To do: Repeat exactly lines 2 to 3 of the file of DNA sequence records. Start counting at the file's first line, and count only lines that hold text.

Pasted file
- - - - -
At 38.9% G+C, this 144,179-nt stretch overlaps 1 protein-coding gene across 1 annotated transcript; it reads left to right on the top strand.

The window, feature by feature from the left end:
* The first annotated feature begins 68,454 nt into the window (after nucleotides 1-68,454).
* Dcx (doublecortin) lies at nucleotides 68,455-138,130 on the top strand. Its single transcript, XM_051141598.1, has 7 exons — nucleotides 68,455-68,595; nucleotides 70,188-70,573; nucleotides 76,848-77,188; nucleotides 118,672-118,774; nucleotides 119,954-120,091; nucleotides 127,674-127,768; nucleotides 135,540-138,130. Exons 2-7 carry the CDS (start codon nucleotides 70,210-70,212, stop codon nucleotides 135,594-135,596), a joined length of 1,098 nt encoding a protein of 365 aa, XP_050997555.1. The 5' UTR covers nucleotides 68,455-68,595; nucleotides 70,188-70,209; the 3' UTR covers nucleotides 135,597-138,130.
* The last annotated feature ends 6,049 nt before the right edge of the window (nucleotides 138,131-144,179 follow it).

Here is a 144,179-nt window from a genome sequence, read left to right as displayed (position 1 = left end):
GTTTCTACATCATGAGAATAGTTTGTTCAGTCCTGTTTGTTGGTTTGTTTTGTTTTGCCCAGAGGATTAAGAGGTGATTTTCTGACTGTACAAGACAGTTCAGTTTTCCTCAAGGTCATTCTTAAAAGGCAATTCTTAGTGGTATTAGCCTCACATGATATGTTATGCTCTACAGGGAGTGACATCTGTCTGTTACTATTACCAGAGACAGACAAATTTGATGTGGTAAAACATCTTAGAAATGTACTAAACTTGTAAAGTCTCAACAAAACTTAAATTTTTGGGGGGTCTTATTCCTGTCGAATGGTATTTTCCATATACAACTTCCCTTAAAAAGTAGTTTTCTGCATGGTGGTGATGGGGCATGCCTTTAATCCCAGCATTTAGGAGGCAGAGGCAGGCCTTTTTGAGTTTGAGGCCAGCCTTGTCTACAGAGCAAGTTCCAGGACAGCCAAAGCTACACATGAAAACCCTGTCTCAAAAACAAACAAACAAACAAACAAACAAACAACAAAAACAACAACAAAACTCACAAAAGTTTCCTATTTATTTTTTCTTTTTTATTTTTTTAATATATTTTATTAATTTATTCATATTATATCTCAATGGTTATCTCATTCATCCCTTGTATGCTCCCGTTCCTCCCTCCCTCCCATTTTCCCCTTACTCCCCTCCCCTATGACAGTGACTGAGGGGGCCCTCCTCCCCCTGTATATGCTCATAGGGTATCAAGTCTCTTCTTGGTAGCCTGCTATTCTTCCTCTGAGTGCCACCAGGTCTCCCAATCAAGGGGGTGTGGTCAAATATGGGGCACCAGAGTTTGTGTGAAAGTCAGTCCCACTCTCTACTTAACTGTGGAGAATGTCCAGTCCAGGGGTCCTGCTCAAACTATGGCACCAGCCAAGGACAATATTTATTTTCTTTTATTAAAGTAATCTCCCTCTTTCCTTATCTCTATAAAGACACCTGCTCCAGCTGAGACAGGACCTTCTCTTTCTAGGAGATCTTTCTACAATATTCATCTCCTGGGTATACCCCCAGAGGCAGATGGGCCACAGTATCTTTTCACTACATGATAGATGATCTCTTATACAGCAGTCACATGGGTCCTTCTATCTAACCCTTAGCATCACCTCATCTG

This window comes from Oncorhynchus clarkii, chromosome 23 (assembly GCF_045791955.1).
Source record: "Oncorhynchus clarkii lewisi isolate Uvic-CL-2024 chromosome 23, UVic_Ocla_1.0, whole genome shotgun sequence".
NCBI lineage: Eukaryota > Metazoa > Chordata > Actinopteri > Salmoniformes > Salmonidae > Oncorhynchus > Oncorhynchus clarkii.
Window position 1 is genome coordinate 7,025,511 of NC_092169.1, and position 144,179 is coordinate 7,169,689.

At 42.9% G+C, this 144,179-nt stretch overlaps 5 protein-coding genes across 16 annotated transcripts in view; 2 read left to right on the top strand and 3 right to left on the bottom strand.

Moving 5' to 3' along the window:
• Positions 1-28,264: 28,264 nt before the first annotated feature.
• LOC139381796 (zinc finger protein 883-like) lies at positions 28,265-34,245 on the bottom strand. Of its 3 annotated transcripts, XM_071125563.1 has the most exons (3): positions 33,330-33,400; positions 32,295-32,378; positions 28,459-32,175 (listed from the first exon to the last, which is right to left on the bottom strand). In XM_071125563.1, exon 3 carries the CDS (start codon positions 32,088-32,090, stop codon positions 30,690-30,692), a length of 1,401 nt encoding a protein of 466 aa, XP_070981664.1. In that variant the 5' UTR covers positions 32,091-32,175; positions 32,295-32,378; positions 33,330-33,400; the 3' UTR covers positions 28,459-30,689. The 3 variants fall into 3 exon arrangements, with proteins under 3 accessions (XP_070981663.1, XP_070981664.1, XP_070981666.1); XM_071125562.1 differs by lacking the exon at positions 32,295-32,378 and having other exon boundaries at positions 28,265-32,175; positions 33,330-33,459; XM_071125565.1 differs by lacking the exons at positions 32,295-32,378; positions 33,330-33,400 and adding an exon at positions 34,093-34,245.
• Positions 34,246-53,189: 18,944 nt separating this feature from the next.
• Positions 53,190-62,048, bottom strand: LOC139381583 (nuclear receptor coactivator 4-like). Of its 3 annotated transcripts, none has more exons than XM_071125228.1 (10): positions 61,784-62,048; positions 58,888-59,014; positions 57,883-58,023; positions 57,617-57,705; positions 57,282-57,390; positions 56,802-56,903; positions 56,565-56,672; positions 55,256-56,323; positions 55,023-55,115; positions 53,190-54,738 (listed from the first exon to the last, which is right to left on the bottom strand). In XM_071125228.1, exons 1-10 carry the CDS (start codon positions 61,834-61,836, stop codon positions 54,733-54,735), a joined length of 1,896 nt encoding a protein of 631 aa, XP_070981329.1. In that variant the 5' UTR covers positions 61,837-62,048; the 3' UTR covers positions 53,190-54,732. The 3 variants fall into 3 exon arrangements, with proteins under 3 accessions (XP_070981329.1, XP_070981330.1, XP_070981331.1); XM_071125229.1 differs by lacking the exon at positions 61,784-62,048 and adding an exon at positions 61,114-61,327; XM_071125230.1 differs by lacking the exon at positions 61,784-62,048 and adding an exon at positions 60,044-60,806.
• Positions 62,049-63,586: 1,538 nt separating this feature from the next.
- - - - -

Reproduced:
The window, feature by feature from the left end:
* The first annotated feature begins 68,454 nt into the window (after nucleotides 1-68,454).